Why do car insurance companies charge different prices?

How each car insurance company prices its policies is a closely guarded secret. Most car insurers have teams of data scientists that are constantly tweaking their algorithms to determine the perfect price to sell car insurance to each person (these algorithms collectively are an insurance company’s “pricing model”). Because insurers intentionally hide their pricing models from the public, it can be difficult to identify why these differences exist. However, although each pricing model is unique, most insurers have several similarities that we will discuss in detail below.

How do traditional car insurance pricing models work?

Pricing models are designed to digest your driving “fingerprint” and attempt to calculate the perfect price that the car insurance company should charge you. In developing this price model, the insurance company will review all of their historical data and try to identify correlations between driver characteristics and the likelihood a driver will make a claim (i.e. get in an accident). When an insurance company thinks it has found a correlation, the insurance company will then update its pricing model. Consider an example below.

One day an insurance company’s data scientist is reviewing historical data and they find that people driving red cars are twice as likely to get into a severe accident than those driving any other car. The data scientist investigates further and finds that, indeed, it seems that those who drive red cars drive faster and more aggressively than the average person and do get into more accidents. The data scientist decides to make a tweak to the pricing model and the insurance company begins charging a higher price to those with red cars.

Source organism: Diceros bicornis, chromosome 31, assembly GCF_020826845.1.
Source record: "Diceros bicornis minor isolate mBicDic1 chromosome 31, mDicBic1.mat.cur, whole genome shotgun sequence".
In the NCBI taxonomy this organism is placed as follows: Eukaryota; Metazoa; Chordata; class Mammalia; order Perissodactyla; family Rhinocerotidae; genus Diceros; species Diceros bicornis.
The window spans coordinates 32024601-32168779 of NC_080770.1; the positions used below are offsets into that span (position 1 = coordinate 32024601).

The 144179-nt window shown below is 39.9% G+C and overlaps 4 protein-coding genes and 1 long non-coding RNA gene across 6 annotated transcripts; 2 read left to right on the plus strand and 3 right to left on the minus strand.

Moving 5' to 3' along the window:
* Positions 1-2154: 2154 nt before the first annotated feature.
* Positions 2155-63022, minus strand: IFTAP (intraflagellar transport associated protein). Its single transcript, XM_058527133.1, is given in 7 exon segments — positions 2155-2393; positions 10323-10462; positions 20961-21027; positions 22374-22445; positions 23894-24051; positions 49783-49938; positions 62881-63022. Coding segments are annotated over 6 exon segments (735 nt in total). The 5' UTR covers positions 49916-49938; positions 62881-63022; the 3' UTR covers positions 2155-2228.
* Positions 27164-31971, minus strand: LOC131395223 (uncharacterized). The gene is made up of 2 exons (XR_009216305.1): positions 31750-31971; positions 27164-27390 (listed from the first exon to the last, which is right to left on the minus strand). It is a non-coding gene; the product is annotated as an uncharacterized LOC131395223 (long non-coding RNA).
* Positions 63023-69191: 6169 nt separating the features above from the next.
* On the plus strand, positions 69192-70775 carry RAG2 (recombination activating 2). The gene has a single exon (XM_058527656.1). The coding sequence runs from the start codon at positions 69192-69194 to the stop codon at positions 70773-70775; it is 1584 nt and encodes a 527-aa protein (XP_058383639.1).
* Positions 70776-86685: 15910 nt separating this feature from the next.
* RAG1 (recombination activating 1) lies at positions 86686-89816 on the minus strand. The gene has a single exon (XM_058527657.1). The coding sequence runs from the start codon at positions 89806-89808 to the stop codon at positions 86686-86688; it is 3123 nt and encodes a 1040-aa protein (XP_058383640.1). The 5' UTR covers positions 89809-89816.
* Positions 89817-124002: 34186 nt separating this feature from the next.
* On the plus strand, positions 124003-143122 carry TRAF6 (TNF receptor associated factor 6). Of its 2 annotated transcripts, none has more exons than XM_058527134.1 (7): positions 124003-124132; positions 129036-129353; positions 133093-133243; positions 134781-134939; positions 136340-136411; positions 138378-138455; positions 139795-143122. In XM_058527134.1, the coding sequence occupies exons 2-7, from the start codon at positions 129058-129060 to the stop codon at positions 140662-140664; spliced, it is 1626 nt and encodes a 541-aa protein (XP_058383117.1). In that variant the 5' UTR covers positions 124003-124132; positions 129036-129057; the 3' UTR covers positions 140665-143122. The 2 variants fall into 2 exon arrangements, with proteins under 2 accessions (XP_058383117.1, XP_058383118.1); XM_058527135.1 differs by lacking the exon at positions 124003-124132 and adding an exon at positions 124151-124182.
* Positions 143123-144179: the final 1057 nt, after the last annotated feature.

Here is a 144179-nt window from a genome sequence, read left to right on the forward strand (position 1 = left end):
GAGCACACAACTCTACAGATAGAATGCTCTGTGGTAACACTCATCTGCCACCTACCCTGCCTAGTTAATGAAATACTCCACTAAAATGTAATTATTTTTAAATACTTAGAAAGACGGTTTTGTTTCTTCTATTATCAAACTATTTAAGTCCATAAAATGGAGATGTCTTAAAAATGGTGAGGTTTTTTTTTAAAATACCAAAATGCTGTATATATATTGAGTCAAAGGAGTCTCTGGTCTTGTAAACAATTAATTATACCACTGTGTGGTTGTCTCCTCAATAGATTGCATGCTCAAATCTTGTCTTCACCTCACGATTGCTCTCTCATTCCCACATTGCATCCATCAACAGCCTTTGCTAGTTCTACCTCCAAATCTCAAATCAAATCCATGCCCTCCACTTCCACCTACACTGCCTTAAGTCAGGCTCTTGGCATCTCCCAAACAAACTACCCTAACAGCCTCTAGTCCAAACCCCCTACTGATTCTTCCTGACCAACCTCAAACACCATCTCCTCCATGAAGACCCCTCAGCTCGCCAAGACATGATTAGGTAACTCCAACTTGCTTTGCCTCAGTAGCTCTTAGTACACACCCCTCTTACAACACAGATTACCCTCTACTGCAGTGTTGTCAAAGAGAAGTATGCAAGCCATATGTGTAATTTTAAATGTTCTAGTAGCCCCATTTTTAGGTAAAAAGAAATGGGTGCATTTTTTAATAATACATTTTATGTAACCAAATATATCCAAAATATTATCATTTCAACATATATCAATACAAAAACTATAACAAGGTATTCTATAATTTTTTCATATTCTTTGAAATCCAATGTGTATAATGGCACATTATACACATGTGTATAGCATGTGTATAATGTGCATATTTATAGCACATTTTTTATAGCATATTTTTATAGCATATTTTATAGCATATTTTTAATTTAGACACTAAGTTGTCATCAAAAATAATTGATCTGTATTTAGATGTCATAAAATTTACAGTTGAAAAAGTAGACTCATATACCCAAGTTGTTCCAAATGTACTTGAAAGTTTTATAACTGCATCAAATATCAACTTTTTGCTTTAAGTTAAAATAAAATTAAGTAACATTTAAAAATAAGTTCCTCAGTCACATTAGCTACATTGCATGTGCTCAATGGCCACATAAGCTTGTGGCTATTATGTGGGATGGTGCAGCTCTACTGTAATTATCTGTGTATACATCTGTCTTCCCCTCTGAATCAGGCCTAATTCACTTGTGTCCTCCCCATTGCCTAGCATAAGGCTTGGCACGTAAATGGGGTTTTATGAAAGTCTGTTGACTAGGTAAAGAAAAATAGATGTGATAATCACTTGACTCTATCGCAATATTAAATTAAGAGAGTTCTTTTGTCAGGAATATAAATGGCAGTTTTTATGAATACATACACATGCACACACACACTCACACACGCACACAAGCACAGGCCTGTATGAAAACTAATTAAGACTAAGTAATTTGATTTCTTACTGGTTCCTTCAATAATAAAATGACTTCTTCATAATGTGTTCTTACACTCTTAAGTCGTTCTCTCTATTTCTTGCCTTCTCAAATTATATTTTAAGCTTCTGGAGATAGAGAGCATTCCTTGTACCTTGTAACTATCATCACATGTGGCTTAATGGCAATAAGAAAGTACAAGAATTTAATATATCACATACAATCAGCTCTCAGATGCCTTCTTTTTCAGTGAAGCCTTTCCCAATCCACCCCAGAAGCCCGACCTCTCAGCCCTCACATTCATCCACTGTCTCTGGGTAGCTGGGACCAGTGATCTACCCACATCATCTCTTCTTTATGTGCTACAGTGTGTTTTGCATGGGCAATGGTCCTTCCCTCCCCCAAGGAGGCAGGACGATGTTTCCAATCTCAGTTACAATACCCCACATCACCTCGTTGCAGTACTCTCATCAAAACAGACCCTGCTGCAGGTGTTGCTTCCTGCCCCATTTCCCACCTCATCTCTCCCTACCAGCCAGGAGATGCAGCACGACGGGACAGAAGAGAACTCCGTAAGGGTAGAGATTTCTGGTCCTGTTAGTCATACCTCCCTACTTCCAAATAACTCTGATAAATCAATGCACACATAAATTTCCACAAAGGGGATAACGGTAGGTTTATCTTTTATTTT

The red car situation above, is an example of the constant pattern recognition and price updating insurance companies go through each day. The constant data review and price updating create a feedback loop that results in constant price changes.

The Car Insurance Pricing Feedback Loop

What are the common driver details that car insurance companies use?

Many insurance companies use similar data points in their pricing models, including:

  • Age
  • Marital Status
  • Credit Score
  • Location
  • Accident History
  • Ticket History

Although many of these many insurance companies will use these similar data points, they each will place a slightly different weighting on these metrics. These slight differences in models are what cause you to get different quotes from each car insurance company!

Why do car insurance companies keep their pricing models secret?

The key input to these pricing models is a car insurance company’s historical driver data. This data is privately owned by each insurance company and likely collected over decades. Without this dataset, it is extremely difficult for a car insurance company to profitably sell insurance. So to prevent new competitors from selling insurance and stealing their customers, car insurance companies keep this data secret.

Further, car insurance is an industry where drivers will purchase insurance at the best price and typically have no brand loyalty. According to a 2021 Value Penguin survey, 76% of drivers have price shopped for insurance. Americans are constantly price shopping and if an insurance company didn’t keep their pricing models confidential, then their competitors could simply offer car insurance at slightly better prices and steal their customers!